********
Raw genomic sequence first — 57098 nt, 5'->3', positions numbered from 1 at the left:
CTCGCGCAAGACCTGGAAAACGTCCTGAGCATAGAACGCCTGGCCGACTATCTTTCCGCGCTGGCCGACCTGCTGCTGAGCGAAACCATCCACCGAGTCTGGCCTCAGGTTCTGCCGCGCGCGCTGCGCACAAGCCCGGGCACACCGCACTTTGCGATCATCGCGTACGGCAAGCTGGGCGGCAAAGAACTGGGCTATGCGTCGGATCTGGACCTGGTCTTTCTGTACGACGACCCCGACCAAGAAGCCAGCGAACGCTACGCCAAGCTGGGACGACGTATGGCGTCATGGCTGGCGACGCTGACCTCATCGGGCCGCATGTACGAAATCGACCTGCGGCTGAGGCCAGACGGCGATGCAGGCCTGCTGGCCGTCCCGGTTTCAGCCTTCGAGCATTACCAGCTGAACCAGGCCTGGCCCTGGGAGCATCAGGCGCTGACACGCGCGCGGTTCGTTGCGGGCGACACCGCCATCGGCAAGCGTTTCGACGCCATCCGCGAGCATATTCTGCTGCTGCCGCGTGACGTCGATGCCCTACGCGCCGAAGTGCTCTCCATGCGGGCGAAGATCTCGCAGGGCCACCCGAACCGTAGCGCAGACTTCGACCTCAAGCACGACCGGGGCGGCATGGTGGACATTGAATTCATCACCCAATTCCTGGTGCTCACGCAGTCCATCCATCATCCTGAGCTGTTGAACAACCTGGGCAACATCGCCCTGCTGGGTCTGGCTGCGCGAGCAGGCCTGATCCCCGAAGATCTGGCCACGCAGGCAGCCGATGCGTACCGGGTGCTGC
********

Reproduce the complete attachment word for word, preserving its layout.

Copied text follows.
Raw genomic sequence first — 57098 nt, 5'->3', positions numbered from 1 at the left:
CTCGCGCAAGACCTGGAAAACGTCCTGAGCATAGAACGCCTGGCCGACTATCTTTCCGCGCTGGCCGACCTGCTGCTGAGCGAAACCATCCACCGAGTCTGGCCTCAGGTTCTGCCGCGCGCGCTGCGCACAAGCCCGGGCACACCGCACTTTGCGATCATCGCGTACGGCAAGCTGGGCGGCAAAGAACTGGGCTATGCGTCGGATCTGGACCTGGTCTTTCTGTACGACGACCCCGACCAAGAAGCCAGCGAACGCTACGCCAAGCTGGGACGACGTATGGCGTCATGGCTGGCGACGCTGACCTCATCGGGCCGCATGTACGAAATCGACCTGCGGCTGAGGCCAGACGGCGATGCAGGCCTGCTGGCCGTCCCGGTTTCAGCCTTCGAGCATTACCAGCTGAACCAGGCCTGGCCCTGGGAGCATCAGGCGCTGACACGCGCGCGGTTCGTTGCGGGCGACACCGCCATCGGCAAGCGTTTCGACGCCATCCGCGAGCATATTCTGCTGCTGCCGCGTGACGTCGATGCCCTACGCGCCGAAGTGCTCTCCATGCGGGCGAAGATCTCGCAGGGCCACCCGAACCGTAGCGCAGACTTCGACCTCAAGCACGACCGGGGCGGCATGGTGGACATTGAATTCATCACCCAATTCCTGGTGCTCACGCAGTCCATCCATCATCCTGAGCTGTTGAACAACCTGGGCAACATCGCCCTGCTGGGTCTGGCTGCGCGAGCAGGCCTGATCCCCGAAGATCTGGCCACGCAGGCAGCCGATGCGTACCGGGTGCTGC